That said, there are still lots of wet areas outside the perimeter fence. Everyone who is up here early likes to go to the hot springs, but this year it is very difficult, but not impossible, to make it.

The advice for getting to Trego or Frog Pond is always the same: Don’t drink and drive, bring a radio, tell people where you’re going, and bring water. You could get stuck, and it could take a long while to find you. Also, the normal routes will not work this year. Talk to someone who knows what they are doing before even attempting the trip.
And as ever, this is all kind of irrelevant for most everyone anyway, because the springs are closed during the event.

Meanwhile, in BRC, the rain has tamped down the surface of the playa very nicely. There has been virtually no dust. Mornings are crisp and clear. Evenings are so ridiculously gorgeous, it’s almost not fair.

Work crews are doing what they can to keep conditions the way they are. Roads have been established, so the less aimless driving around the playa now, the better. Even so, things are going to change dramatically when there are 50,000 or so people out here, and much dust will be kicked up and there will be whiteouts. That’s just a given. But we’re starting from a pretty good place, and that’s a great thing.

The Jerk Church Orchestra played at the Ghetto
The Jerk Church Orchestra played at the Ghetto


No, it is most definitely not all work out here. There are … entertainments, shall we say. The quantity and quality of those entertainments is quite amazing, just like it is during the event. Don’t get us wrong, it’s all about the work right now. But in the evening, the many multitalented people out here almost can’t help themselves from putting on a show.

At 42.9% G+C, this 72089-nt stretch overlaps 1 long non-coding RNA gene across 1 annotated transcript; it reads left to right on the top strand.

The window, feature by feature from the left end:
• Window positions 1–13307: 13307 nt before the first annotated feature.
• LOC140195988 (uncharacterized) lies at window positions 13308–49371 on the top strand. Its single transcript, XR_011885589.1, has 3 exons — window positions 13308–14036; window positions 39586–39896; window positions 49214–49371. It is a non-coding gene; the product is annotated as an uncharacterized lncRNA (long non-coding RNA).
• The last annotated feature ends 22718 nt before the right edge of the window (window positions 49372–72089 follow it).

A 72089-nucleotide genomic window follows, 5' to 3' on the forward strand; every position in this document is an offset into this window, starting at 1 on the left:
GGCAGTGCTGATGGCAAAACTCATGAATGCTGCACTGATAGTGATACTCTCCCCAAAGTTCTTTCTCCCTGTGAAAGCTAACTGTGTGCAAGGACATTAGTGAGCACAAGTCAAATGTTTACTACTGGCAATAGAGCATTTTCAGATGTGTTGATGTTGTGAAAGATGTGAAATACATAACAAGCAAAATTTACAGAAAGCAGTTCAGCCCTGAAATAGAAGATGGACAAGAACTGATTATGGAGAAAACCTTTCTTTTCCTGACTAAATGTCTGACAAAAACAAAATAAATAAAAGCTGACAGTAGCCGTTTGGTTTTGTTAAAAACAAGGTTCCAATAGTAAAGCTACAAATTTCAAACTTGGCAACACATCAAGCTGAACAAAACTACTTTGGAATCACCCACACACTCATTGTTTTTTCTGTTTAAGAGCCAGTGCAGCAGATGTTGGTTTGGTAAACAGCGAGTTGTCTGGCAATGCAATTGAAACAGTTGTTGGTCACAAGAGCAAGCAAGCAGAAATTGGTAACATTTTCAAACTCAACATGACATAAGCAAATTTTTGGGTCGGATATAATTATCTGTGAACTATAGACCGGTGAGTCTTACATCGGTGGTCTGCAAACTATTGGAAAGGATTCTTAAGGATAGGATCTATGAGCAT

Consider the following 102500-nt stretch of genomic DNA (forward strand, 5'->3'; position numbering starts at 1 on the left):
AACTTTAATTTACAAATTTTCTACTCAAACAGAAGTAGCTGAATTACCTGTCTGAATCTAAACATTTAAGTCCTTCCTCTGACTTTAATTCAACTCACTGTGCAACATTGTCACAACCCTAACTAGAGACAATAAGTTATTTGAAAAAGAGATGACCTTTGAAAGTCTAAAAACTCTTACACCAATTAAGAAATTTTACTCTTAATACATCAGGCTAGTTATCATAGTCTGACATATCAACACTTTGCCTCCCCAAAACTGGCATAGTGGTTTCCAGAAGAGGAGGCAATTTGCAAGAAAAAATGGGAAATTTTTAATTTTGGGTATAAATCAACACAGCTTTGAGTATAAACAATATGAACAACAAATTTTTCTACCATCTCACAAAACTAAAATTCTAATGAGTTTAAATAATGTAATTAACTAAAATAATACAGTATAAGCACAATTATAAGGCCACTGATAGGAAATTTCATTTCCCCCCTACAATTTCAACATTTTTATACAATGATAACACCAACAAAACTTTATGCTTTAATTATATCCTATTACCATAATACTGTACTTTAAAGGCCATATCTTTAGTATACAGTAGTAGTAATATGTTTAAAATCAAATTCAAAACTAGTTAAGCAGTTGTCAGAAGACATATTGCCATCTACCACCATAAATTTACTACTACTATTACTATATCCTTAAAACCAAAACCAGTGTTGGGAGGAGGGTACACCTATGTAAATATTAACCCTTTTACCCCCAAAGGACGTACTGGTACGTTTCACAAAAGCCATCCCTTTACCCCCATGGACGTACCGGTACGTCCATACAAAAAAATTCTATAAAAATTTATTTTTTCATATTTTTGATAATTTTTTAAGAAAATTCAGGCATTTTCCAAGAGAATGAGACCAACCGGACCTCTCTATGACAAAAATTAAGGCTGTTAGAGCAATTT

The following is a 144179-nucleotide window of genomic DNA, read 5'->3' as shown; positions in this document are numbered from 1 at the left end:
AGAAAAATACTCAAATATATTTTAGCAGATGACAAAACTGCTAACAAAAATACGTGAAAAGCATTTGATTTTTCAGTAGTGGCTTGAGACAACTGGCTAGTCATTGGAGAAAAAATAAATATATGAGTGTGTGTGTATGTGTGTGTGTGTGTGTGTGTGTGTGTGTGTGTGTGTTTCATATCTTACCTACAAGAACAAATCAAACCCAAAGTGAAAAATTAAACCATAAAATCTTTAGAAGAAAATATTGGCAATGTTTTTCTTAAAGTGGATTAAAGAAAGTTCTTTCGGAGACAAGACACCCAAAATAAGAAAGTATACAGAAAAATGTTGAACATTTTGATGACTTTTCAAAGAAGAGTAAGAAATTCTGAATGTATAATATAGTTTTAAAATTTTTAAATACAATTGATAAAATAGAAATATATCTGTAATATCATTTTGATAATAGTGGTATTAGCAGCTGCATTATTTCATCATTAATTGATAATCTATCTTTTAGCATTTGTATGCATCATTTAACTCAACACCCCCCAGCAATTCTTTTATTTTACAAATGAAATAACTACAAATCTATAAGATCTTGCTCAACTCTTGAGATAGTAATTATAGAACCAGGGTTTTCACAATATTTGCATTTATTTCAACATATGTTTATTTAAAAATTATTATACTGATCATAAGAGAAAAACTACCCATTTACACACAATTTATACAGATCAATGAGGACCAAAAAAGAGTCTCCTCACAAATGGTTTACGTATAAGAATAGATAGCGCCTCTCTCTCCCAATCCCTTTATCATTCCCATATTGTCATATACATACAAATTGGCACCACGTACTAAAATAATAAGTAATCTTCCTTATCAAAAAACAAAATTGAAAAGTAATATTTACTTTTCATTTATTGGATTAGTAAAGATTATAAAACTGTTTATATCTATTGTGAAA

— The bar at the DPW Ghetto was christened very nicely the other evening as various and sundry members of the Jerk Church Orchestra, from chapters in Oakland and points north, played for hours. There was fine singing, great picking, and lots of voices joining in. … Live music is one of the more heartening developments in BRC. May the gospel of the Jerk Church spread far and wide.

— The crew at the transfer station welcomed guests Monday night with an open bar and and an open glass recycling container. People put on safety goggles, went inside one at a time, then shattered glass bottles against the wall, the better to release pent-up frustrations. (Note well: this is a STAFF operation, taking care of all the stuff that is generated by putting the city together. There will be no recycling on the playa, no trash collection of any kind. What you take here you must take away with you. Leave no trace.)